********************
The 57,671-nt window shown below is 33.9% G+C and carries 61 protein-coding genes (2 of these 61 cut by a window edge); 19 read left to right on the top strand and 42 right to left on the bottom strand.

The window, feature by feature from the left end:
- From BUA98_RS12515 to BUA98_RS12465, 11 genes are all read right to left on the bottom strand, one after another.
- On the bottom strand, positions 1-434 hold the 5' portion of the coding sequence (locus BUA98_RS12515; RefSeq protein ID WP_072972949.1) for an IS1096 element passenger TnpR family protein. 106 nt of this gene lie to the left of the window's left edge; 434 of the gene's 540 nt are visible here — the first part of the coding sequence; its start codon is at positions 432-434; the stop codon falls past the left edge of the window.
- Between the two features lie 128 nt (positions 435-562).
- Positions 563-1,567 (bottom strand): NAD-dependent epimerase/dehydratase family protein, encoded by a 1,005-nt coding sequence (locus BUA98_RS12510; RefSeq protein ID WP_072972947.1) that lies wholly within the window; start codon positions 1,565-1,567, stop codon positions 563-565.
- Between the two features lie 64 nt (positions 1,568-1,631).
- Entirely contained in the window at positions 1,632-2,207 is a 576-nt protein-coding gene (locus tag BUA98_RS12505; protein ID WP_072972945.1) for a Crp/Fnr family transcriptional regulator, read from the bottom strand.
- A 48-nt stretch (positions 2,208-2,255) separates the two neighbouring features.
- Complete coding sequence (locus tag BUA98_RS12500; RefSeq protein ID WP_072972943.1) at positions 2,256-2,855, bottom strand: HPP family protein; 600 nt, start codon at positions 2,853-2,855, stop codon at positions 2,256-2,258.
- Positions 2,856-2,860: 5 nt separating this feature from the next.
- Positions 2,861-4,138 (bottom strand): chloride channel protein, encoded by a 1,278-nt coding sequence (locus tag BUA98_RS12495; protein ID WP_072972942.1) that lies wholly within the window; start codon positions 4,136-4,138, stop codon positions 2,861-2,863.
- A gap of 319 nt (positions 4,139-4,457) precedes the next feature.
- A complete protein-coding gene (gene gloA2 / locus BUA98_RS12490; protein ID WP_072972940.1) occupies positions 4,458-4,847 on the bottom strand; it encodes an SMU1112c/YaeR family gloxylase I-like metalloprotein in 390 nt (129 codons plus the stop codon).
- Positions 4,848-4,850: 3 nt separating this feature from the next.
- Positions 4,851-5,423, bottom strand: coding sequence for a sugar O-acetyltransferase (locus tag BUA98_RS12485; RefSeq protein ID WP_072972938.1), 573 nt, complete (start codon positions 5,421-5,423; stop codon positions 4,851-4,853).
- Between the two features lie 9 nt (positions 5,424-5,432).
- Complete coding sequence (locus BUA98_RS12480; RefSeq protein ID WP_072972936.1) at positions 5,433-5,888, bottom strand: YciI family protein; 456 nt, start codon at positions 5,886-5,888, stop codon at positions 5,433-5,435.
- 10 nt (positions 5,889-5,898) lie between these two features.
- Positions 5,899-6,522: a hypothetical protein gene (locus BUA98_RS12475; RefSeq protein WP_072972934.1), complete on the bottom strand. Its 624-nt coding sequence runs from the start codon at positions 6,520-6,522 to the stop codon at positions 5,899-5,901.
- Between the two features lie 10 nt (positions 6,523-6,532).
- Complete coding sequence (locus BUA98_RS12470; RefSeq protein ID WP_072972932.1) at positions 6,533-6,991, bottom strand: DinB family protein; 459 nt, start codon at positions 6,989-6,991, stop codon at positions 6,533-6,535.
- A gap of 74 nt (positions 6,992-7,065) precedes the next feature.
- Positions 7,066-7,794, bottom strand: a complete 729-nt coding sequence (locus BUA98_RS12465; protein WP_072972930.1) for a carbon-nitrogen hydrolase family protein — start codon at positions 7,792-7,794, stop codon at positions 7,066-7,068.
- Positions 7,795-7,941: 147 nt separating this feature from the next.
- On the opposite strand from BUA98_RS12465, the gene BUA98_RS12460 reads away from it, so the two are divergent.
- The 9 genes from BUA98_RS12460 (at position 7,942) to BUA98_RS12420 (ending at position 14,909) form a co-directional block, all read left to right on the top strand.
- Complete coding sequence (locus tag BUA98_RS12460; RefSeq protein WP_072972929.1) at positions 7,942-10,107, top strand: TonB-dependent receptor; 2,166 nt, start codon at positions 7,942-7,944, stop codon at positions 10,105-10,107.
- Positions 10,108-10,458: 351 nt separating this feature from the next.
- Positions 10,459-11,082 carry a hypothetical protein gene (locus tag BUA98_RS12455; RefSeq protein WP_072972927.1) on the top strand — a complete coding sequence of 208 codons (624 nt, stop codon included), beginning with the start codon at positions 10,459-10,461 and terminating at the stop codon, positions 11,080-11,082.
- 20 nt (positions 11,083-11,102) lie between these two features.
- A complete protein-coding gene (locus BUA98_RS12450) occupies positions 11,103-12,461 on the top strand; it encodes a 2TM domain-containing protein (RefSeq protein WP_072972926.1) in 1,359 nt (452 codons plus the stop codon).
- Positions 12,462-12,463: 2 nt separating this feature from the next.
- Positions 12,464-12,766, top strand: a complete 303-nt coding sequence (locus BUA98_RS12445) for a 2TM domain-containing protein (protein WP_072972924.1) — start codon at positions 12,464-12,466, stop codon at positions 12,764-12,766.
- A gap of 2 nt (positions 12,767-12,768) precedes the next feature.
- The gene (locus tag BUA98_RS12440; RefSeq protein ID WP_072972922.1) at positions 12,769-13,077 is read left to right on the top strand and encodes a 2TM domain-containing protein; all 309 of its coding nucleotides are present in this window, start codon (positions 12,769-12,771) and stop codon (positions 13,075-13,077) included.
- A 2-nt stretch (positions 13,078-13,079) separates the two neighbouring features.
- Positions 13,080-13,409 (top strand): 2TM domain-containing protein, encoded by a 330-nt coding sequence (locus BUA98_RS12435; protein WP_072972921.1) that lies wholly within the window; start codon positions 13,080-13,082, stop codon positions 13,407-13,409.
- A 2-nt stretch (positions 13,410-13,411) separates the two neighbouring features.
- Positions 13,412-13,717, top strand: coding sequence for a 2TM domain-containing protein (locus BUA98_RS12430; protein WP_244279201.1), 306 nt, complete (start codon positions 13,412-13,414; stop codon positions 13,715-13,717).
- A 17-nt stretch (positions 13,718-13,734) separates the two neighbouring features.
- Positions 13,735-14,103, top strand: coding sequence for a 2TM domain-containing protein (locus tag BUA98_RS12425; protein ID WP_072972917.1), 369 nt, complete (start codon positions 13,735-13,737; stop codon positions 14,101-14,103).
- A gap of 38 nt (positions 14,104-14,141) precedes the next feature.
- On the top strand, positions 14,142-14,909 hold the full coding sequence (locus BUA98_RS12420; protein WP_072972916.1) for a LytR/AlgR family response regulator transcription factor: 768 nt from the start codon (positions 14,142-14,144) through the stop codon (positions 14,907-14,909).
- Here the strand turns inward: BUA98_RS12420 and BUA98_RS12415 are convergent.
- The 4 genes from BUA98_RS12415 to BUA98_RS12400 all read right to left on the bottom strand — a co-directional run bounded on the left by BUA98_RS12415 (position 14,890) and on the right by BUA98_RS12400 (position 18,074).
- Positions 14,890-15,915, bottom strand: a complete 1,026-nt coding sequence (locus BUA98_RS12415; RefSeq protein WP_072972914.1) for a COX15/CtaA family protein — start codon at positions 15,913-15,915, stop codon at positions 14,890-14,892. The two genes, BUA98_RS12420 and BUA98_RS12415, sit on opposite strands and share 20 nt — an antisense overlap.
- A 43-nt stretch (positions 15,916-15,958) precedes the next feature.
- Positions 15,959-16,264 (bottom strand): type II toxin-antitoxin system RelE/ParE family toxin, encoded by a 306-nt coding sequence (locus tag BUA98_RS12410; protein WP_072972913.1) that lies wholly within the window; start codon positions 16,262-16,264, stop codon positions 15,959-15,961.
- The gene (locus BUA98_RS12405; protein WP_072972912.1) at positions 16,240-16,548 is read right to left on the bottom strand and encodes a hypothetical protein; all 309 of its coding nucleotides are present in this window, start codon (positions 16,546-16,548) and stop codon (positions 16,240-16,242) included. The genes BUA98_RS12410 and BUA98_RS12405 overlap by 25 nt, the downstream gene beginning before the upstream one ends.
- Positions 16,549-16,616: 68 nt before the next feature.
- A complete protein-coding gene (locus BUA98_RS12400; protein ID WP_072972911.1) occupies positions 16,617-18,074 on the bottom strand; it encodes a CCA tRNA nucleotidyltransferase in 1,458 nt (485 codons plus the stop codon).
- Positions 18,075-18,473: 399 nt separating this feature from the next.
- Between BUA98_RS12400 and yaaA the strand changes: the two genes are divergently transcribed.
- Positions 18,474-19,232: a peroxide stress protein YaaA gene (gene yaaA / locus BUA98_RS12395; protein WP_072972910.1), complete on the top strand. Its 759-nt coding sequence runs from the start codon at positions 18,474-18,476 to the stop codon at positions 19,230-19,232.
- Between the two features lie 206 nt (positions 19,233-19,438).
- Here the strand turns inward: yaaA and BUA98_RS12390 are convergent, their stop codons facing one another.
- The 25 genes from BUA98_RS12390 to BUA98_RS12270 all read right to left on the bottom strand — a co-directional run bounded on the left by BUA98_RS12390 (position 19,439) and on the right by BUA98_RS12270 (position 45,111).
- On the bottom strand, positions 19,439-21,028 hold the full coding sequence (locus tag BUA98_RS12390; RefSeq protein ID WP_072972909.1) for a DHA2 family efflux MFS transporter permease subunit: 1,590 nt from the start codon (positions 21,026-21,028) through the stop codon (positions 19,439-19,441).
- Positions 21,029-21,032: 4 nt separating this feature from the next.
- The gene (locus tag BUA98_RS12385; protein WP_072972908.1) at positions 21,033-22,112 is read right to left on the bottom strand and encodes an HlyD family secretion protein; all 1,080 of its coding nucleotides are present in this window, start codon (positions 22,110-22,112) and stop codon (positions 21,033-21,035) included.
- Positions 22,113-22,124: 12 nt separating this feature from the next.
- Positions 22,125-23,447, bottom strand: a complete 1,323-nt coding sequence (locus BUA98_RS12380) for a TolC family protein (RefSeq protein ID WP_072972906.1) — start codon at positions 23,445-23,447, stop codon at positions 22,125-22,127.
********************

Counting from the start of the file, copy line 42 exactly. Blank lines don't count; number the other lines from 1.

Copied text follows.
- Positions 13,735-14,103, top strand: coding sequence for a 2TM domain-containing protein (locus tag BUA98_RS12425; protein ID WP_072972917.1), 369 nt, complete (start codon positions 13,735-13,737; stop codon positions 14,101-14,103).